Some occupational pensions and their regulatory systems were designed for another era. Increasingly, fixed-rate annual accrual or guarantee systems, like German and Swiss Pensionskassen, look like relics. 

It may be tempting to consider the counterfactual, as Germany’s political elite appear to be doing when they draw attention to the plight of savers in the current interest rate regime. Clearly, had government bond yields not been compressed as they have been since 2009, the wider economy would have come under unbearable pressure. This would have been a worse outcome for savers and retirement scheme members.

Solvency II has prompted continental European insurers to move away from guaranteed, fixed-rate life insurance contracts towards unit-linked products. Scandinavian pension insurers have also followed this path. 

The Solvency II framework, if not perfect, is seen in the European Commission as ‘state of the art’ regulation, and has brought about a shift in risk and asset allocation among insurers and pension funds in countries like Denmark. Some regulators, like the Dutch DNB, have created a parallel framework for pension funds to which occupational pension funds have had to adapt. 

In Germany, the BAFin regulator has taken far too long to adapt to the reality of low and negative yields, despite its move in August 2014 to prevent new Pensionskassen contracts with interest rates of more than 1.25%.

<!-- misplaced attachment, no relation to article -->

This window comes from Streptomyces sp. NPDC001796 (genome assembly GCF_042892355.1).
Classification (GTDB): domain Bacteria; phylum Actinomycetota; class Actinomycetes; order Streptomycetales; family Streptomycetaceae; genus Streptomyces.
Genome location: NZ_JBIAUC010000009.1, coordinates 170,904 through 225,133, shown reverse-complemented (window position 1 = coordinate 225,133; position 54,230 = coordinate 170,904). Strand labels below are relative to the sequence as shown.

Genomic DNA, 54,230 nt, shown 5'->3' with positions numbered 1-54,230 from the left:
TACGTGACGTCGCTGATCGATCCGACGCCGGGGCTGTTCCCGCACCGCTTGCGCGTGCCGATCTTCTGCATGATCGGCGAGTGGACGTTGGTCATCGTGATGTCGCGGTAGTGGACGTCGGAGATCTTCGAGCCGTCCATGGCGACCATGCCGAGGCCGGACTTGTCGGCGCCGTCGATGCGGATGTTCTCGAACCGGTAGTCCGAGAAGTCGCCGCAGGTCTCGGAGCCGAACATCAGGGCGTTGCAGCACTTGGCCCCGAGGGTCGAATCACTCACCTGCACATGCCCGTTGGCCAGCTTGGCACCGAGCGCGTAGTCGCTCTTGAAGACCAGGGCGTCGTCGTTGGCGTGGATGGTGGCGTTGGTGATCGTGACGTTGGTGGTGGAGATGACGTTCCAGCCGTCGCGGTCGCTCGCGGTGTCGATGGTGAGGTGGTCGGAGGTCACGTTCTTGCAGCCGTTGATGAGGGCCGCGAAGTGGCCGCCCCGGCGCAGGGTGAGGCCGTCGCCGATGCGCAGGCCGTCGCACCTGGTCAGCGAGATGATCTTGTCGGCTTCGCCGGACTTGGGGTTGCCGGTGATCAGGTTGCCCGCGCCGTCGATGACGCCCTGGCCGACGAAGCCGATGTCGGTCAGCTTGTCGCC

Yet German Pensionskassen are stuck in a dystopian world with fixed annual guarantees, amounting to 3.28% on average, with little flexibility to adapt to the current capital markets situation as their Danish counterparts have by embracing unit-linked savings. 

Neither is there a media discussion of occupational pensions in Germany, unlike in Switzerland where the problems receive a regular airing. Unlike insurers under Solvency II, German Pensionskassen are ineligible to apply an own-model for risk management.

At the BAFin annual press conference in early May, the regulator’s chief executive director of insurance supervision, Frank Grund, said Pensionskassen were suffering more than life insurers from the current interest rate environment; some may be unable to pay their benefits in full: “In the interest of the beneficiaries, we are supporting [Pensionskassen] in encouraging sponsors…to provide funds.” Shareholders would be the ones to contribute where Pensionskasen are constituted as a joint stock company.

This means difficult conversations between Pensionskassen and employers, and weaker Pensionkassen may have to turn to Protektor, the guarantee fund for the insurance sector.

Yet the failure of one or more Pensionskassen to meet guarantees in full might at least illustrate the problem.

In Germany, it will take an (reluctant) acceptance that guarantees and security are not fit for purpose. There needs to be greater understanding among politicians that risk assets can and should be part of the equation. Pensionskassen should also be able to increase their risk profile; at the end of 2014, BVV Pensionskasse, Germany’s largest, had an equity allocation of just 5%. German pension funds have fewer palatable options than embracing higher risk tolerance if pension saving is to remain affordable. 

As Germany looks to reform its funded retirement system, there should be a holistic assessment of both funded and unfunded elements. Making pension regulation fit for purpose requires understanding what the system is trying to achieve. Germany has adapted to changing circumstances in the past and there is every chance it will adapt in the future.